Hudlin Entertainment

NAJEE’S NOTES: Looking Forward To A Night Of Music At The Hollywood Bowl

One of the best African-American musical events in the nation and the current hot topic talk of music fans who reside in South Los Angeles is back for a third year.

Black Movie Soundtrack III returns to the Hollywood Bowl Sept. 25, with Oscar-nominated Reginald Hudlin and Grammy Award-winner Marcus Miller serving as musical director and presenting the best in black film music. Craig Robinson, one of the most talented comedians in Hollywood, will serve as host. I attended last year’s concert, which was also held at the Bowl and included performances by Common, Babyface, Lalah Hathaway, Earth Wind and Fire and I had the time of my life.

For those South L.A. residents who have never attended this musical event, it’s different than a jazz or musical concert. Black Movie Soundtrack III will feature themes, scores and songs that have set the tone for eight decades of black cinema with Chaka Khan, Charlie Wilson, El DeBarge, Meshell Ndegéocello, Raphael Saadiq, Dionne Farris, BeBe Winans and more providing the vocals and the Hollywood Bowl Orchestra coming through with the musical backing for the tracks.

As a dedicated music fan, what’s most exciting for me is Hudlin’s continued collaboration with Miller who as a jazz composer, producer and bass guitarist is a musical icon. Miller has won several Grammy Awards over the years as a producer and worked with trumpeter Miles Davis, pianist Herbie Hancock, singer Luther Vandross and saxophonist David Sanborn, among others.

Miller first came to my attention in 1984 with his performance on Sanborn’s track performed live called “Straight to the Heart.” Sanborn gives Miller a shout out at the conclusion of that track for writing the song which to this day I play weekly on my playlist.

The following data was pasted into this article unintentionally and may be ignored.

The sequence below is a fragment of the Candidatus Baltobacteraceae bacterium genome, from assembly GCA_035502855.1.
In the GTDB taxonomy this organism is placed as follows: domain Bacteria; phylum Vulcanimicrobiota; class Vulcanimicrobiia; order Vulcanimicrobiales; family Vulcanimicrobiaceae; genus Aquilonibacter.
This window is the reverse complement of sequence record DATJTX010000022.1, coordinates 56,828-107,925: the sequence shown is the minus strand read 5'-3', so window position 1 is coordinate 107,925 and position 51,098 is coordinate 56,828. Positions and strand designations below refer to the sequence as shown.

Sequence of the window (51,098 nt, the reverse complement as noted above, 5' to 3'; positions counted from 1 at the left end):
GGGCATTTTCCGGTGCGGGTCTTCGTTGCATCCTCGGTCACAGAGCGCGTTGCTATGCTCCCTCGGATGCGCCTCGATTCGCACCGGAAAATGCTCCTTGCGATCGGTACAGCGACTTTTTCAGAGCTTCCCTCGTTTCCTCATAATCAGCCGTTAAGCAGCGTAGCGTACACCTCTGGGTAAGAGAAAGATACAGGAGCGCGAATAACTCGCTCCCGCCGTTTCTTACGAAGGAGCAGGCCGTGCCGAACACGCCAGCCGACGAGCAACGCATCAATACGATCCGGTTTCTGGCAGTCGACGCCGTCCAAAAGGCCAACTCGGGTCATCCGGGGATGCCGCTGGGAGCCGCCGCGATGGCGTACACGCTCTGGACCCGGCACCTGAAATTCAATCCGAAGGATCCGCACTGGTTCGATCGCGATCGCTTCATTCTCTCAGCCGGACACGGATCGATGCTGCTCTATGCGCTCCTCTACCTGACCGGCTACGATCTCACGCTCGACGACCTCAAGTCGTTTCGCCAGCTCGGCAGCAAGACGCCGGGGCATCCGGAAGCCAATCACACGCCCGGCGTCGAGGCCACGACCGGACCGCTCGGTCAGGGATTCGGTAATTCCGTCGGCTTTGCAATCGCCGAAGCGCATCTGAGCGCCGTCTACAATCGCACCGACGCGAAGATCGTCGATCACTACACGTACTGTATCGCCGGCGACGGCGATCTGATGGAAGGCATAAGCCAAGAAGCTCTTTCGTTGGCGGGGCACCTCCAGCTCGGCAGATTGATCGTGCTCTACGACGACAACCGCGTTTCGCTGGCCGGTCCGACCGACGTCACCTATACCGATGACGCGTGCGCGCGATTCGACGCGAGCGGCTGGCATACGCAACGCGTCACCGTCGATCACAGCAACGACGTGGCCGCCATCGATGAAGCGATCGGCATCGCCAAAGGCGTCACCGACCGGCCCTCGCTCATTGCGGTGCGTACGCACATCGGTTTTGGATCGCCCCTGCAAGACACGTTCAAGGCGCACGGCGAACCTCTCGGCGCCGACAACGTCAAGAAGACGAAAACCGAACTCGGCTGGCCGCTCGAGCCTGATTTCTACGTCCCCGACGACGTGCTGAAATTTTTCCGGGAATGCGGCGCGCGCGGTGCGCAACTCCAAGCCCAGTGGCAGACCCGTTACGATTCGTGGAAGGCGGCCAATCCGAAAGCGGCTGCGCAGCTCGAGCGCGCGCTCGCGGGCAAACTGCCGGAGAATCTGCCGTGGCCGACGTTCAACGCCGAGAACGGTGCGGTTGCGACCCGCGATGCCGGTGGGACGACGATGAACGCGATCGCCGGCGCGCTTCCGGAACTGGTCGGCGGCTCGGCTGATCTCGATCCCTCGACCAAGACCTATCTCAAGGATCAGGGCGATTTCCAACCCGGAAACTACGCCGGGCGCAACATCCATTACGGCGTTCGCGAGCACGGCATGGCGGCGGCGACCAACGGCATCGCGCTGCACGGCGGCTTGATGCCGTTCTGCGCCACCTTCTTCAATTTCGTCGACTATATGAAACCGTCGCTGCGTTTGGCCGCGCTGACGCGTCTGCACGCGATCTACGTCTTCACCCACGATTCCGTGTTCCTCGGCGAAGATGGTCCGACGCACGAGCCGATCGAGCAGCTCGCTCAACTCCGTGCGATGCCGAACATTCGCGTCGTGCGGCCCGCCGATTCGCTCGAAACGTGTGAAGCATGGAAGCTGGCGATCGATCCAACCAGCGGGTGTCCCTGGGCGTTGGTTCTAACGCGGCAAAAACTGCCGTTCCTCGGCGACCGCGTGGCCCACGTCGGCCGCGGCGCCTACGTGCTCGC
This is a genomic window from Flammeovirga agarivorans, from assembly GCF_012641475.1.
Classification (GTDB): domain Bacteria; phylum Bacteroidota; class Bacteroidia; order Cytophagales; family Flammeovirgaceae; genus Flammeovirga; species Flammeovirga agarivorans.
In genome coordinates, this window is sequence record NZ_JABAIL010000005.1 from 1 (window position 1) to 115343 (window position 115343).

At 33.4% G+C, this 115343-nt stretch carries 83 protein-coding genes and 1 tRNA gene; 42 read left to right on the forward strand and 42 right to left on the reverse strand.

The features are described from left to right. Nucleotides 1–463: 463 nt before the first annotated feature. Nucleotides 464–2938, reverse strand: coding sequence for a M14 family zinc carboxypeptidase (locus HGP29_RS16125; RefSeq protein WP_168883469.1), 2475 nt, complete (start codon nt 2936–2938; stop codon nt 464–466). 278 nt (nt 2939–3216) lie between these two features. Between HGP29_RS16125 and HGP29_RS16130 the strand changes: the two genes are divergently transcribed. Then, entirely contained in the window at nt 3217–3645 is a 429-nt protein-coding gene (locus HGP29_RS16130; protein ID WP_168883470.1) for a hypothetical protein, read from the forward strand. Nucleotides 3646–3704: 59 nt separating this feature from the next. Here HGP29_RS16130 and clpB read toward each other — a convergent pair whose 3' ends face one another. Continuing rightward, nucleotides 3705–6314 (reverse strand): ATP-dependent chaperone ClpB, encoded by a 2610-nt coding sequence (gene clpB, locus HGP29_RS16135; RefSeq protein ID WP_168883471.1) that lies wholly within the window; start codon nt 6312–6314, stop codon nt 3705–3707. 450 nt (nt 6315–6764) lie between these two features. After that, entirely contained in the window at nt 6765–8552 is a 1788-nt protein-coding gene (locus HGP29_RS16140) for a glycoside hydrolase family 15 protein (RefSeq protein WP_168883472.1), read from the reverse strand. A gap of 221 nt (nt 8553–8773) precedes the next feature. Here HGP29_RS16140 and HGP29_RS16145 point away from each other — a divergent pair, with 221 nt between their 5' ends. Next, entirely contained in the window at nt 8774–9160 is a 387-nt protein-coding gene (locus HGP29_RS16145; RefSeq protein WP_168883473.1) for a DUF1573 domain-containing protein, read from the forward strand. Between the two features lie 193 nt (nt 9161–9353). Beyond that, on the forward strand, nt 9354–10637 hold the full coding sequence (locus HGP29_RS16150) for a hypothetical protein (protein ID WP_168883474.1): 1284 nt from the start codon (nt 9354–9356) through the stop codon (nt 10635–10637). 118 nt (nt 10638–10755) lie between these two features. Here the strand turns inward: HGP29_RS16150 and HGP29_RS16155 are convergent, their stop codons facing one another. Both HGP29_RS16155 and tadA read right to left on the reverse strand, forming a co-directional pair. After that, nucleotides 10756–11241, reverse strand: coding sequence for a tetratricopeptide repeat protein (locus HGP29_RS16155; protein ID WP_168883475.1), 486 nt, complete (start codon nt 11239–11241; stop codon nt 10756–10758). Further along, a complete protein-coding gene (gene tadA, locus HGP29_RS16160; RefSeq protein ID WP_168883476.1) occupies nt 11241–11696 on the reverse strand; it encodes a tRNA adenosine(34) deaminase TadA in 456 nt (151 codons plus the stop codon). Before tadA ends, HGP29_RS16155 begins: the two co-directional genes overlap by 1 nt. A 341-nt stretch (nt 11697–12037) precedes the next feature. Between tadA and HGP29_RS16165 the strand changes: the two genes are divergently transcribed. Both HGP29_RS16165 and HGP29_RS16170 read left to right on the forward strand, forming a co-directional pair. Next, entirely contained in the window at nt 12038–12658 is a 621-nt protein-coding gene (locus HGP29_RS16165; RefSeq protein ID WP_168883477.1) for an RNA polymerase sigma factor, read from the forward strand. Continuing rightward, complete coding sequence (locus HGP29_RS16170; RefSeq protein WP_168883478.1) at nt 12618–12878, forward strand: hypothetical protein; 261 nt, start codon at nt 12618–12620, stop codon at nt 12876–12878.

Miller was also a member of the Saturday Night Live band in 1988 and 1989 and has played bass on more than 500 recordings, including those of Luther Vandross, Grover Washington Jr., Roberta Flack, Carly Simon, McCoy Tyner, Bryan Ferry and Billy Idol.

He won the most valuable player award given by the National Academy of Recording Arts and Sciences to recognize studio musicians three years in a row and was subsequently awarded “player emeritus” status and retired from eligibility. In the 90s, Miller began to write his own music and make his own records, putting a band together and touring regularly.

As a composer, Miller co-wrote several songs on the Miles Davis album “Tutu,” including its title track. He also composed “Chicago Song: for Sanborn and co-wrote “‘Til My Baby Comes Home,” “It’s Over Now,” “For You to Love,” and “Power of Love” for Luther Vandross.

In addition, he composed and provided spoken vocals on “Burn it Up,” which was featured on Najee’s 1992 album “Just An Illusion.” Miller is without question a musical icon. I’m excited to see what he and Hudlin have in store for us at this year’s Black Movie Soundtrack III.

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